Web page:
The owners of Greenspring Racquet Club have sued Baltimore County in federal and state court, charging that a new law designed to limit growth at Falls Road just north of Interstate 695 deprives them of the right to develop their land.
The suits by William and Loretta Hirshfeld in U.S. District Court in Baltimore and in Baltimore County Circuit Court seek injunctions preventing the county from enforcing the law, which they call unconstitutional.
They also seek millions of dollars in damages because of the law's effect on their 5.5-acre tract, where they would like to replace the club with offices and parking.
"The law prevented my clients from moving forward with a perfectly acceptable plan for their property," said Julius W. Lichter, an attorney for the Hirshfelds and a member of the law firm of Peter G. Angelos.
Last fall, the county, worried about the expansion of commercial development at the gateway to the scenic Green Spring Valley, enacted legislation to make it more difficult to build shops and offices at Falls and Greenspring Valley roads.
The law -- supported by residents concerned about increased traffic -- requires a county hearing officer to approve construction of any building taller than 35 feet that is within 750 feet of a rural conservation area. It exempts areas designated for development, including White Marsh and Owings Mills.
The Hirshfelds want to raze their barn-like, 22-year-old tennis, racquetball and fitness club and replace it with two office buildings and a parking garage. Separately, Foxleigh Enterprises, developer of the adjacent Greenspring Station office and retail center, has announced plans for an eight-story complex to be built on a parking lot.
In addition to the county and its director of permits and development management, both suits name as defendants the five council members who voted for the law and remain in office.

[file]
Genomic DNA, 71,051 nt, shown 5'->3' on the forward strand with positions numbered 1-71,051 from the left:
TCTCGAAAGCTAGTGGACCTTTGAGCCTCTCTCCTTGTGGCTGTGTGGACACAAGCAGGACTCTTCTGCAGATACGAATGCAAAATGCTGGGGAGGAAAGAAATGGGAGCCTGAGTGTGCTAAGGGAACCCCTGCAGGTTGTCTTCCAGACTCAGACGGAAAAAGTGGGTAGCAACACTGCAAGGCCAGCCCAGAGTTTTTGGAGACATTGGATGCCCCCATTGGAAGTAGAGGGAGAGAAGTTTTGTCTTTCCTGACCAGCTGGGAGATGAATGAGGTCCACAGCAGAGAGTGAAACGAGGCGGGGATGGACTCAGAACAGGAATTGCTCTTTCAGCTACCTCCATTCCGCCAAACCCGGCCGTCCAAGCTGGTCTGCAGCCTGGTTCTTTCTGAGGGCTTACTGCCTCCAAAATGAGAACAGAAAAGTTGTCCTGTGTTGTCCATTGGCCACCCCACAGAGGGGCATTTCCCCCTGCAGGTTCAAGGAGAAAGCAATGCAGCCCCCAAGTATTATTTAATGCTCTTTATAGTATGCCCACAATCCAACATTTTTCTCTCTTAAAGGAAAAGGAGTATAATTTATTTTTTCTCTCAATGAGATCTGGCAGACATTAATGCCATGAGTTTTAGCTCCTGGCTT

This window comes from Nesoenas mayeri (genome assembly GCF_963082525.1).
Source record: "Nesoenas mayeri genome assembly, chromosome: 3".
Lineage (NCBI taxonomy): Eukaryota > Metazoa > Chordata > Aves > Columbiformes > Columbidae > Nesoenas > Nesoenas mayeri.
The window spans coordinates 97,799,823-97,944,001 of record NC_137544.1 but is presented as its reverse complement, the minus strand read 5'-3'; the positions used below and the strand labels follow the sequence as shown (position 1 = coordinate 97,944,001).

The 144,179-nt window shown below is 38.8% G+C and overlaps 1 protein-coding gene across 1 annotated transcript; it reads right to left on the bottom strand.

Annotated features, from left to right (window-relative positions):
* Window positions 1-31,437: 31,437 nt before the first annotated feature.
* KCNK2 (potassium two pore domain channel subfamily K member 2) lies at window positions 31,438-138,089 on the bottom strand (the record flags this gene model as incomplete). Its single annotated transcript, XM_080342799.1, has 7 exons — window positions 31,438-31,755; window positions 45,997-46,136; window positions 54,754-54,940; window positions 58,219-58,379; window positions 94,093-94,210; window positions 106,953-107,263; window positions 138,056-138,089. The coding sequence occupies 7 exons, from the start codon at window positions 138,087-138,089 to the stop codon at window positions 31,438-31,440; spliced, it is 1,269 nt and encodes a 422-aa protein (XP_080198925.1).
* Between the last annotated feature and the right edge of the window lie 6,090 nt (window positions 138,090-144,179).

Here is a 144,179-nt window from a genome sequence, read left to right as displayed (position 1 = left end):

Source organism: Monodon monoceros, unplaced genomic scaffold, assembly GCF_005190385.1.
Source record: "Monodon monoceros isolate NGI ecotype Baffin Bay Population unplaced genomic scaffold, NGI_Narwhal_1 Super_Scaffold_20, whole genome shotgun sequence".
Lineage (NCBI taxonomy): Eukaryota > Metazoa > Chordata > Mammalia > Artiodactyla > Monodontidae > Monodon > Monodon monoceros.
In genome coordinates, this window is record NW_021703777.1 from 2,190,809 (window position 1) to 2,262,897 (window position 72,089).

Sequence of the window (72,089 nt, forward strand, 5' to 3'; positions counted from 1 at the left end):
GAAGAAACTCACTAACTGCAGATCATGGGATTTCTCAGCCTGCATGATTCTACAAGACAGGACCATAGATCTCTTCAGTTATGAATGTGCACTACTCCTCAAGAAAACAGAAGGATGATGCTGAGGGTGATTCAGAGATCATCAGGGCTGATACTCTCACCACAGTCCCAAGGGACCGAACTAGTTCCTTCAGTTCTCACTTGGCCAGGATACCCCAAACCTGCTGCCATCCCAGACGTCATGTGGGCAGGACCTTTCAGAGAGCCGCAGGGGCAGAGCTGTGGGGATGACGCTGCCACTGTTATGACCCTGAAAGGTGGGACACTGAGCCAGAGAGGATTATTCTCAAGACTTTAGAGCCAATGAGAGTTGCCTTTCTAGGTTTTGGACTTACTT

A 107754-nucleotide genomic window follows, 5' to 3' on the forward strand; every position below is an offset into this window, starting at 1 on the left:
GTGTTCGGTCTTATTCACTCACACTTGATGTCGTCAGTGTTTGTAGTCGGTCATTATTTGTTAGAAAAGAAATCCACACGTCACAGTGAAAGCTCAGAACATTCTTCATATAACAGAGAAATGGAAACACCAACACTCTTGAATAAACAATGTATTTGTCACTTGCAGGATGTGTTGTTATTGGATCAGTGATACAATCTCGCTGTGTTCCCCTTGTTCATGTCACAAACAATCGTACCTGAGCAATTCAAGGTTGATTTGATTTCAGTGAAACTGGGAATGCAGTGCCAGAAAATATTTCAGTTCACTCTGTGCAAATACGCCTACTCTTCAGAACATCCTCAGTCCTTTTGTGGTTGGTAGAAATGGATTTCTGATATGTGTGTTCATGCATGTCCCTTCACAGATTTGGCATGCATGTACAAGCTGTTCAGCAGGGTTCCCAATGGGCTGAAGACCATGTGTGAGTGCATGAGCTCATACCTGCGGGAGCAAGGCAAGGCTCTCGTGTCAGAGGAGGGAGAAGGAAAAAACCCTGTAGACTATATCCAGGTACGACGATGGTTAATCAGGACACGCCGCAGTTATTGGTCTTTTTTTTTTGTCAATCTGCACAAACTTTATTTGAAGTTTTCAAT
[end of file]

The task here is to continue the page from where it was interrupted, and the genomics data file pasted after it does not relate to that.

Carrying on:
Dundalk Democrat Louis L. DePazzo, who was the measure's only opponent, was defeated in his bid for re-election.
County Council Chairman Kevin B. Kamenetz, a Democrat representing the Pikesville-Liberty Road corridor, who was named as a defendant, declined to comment yesterday.
County Councilman T. Bryan McIntire, the Owings Mills Republican who sponsored the legislation, said the action was no surprise.
"I would have been surprised if they didn't sue, but I haven't seen the suit itself, so I can't comment on it," McIntire said.
Michael H. Davis, a spokesman for Baltimore County Executive C. A. Dutch Ruppersberger, declined to comment on the suits other than to say he is confident that the county ordinance meets the necessary constitutional requirements.
Jack Dillon, executive director of Valleys Planning Council, who represented the council and about a dozen other community groups that lobbied for the law last fall, said the measure does not deprive the Hirshfelds of the use of their land. It sets up safeguards to ensure the land is used properly, he said.
"The requirements leave them with quite a few things they could do with that parcel," Dillon said.
Stuart Kaplow, a lawyer for Foxleigh, which is not a party to the suits, said yesterday, "We've not made a determination of how to proceed."
In the federal suit, filed Friday, the Hirshfelds said the county law was designed to single out two properties -- the racquet club and Greenspring Station -- and claim it unfairly deprives them of equal treatment and due process under the Fifth and 14th Amendments to the U.S. Constitution.
"Such disparate treatment is arbitrary and capricious and has no rational basis," the suit said.
Noting that the property on which the racquet club sits is zoned for major businesses, and that roads and water and sewer lines are adequate to support the new development, the Hirshfelds contend that they have been "unconstitutionally precluded from economically viable and reasonable uses" of their land.
The suit seeks $5 million in damages on each of nine counts.
In a separate action filed Friday in Baltimore County Circuit Court, the Hirshfelds say the law "fails to advance a legitimate public purpose," and it constitutes a "taking" of their land because it deflates their property value.
The Hirshfelds seek $5 million in damages under the county suit, and claim their property value has decreased by that amount because of the law.
The County Council enacted the law 6-1, after residents said the development would strain sewer systems and increase traffic problems.
Sun staff writer Liz Atwood contributed to this article.
Pub Date: 2/02/99